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Nature DOI:10.1038/nature17427

Thalamic reticular impairment underlies attention deficit in Ptchd1(Y/-) mice.

Publication TypeJournal Article
Year of Publication2016
AuthorsWells, MF, Wimmer, RD, L Schmitt, I, Feng, G, Halassa, MM
JournalNature
Volume532
Issue7597
Pages58-63
Date Published2016 Apr 07
ISSN1476-4687
KeywordsAggression, Animals, Animals, Newborn, Attention, Attention Deficit Disorder with Hyperactivity, Behavior, Animal, Disease Models, Animal, Electric Conductivity, Female, GABAergic Neurons, Gene Deletion, Humans, Learning Disorders, Male, Membrane Proteins, Mice, Mice, Knockout, Motor Disorders, Neural Inhibition, Potassium Channels, Calcium-Activated, Sleep, Sleep Deprivation, Thalamic Nuclei
Abstract

Developmental disabilities, including attention-deficit hyperactivity disorder (ADHD), intellectual disability (ID), and autism spectrum disorders (ASD), affect one in six children in the USA. Recently, gene mutations in patched domain containing 1 (PTCHD1) have been found in ~1% of patients with ID and ASD. Individuals with PTCHD1 deletion show symptoms of ADHD, sleep disruption, hypotonia, aggression, ASD, and ID. Although PTCHD1 is probably critical for normal development, the connection between its deletion and the ensuing behavioural defects is poorly understood. Here we report that during early post-natal development, mouse Ptchd1 is selectively expressed in the thalamic reticular nucleus (TRN), a group of GABAergic neurons that regulate thalamocortical transmission, sleep rhythms, and attention. Ptchd1 deletion attenuates TRN activity through mechanisms involving small conductance calcium-dependent potassium currents (SK). TRN-restricted deletion of Ptchd1 leads to attention deficits and hyperactivity, both of which are rescued by pharmacological augmentation of SK channel activity. Global Ptchd1 deletion recapitulates learning impairment, hyper-aggression, and motor defects, all of which are insensitive to SK pharmacological targeting and not found in the TRN-restricted deletion mouse. This study maps clinically relevant behavioural phenotypes onto TRN dysfunction in a human disease model, while also identifying molecular and circuit targets for intervention.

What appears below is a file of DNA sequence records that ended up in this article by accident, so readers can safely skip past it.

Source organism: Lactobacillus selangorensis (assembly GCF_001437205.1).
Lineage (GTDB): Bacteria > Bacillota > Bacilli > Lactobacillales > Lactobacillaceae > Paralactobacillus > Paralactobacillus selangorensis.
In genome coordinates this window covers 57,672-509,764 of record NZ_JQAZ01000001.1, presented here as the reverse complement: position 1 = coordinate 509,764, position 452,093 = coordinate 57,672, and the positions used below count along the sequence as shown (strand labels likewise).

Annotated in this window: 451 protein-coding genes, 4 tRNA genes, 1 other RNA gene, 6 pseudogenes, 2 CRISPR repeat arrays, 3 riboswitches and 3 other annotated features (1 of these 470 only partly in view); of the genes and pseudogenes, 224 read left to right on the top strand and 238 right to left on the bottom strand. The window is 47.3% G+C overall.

URLhttp://dx.doi.org/10.1038/nature17427
DOI10.1038/nature17427
Pubmed

http://www.ncbi.nlm.nih.gov/pubmed/27007844?dopt=Abstract

Alternate JournalNature
PubMed ID27007844
PubMed Central IDPMC4875756
Grant ListR01MH097104 / MH / NIMH NIH HHS / United States
R01 MH097104 / MH / NIMH NIH HHS / United States
R01 MH107680 / MH / NIMH NIH HHS / United States
R01MH10768 / MH / NIMH NIH HHS / United States
R00 NS078115 / NS / NINDS NIH HHS / United States
F31 MH098641 / MH / NIMH NIH HHS / United States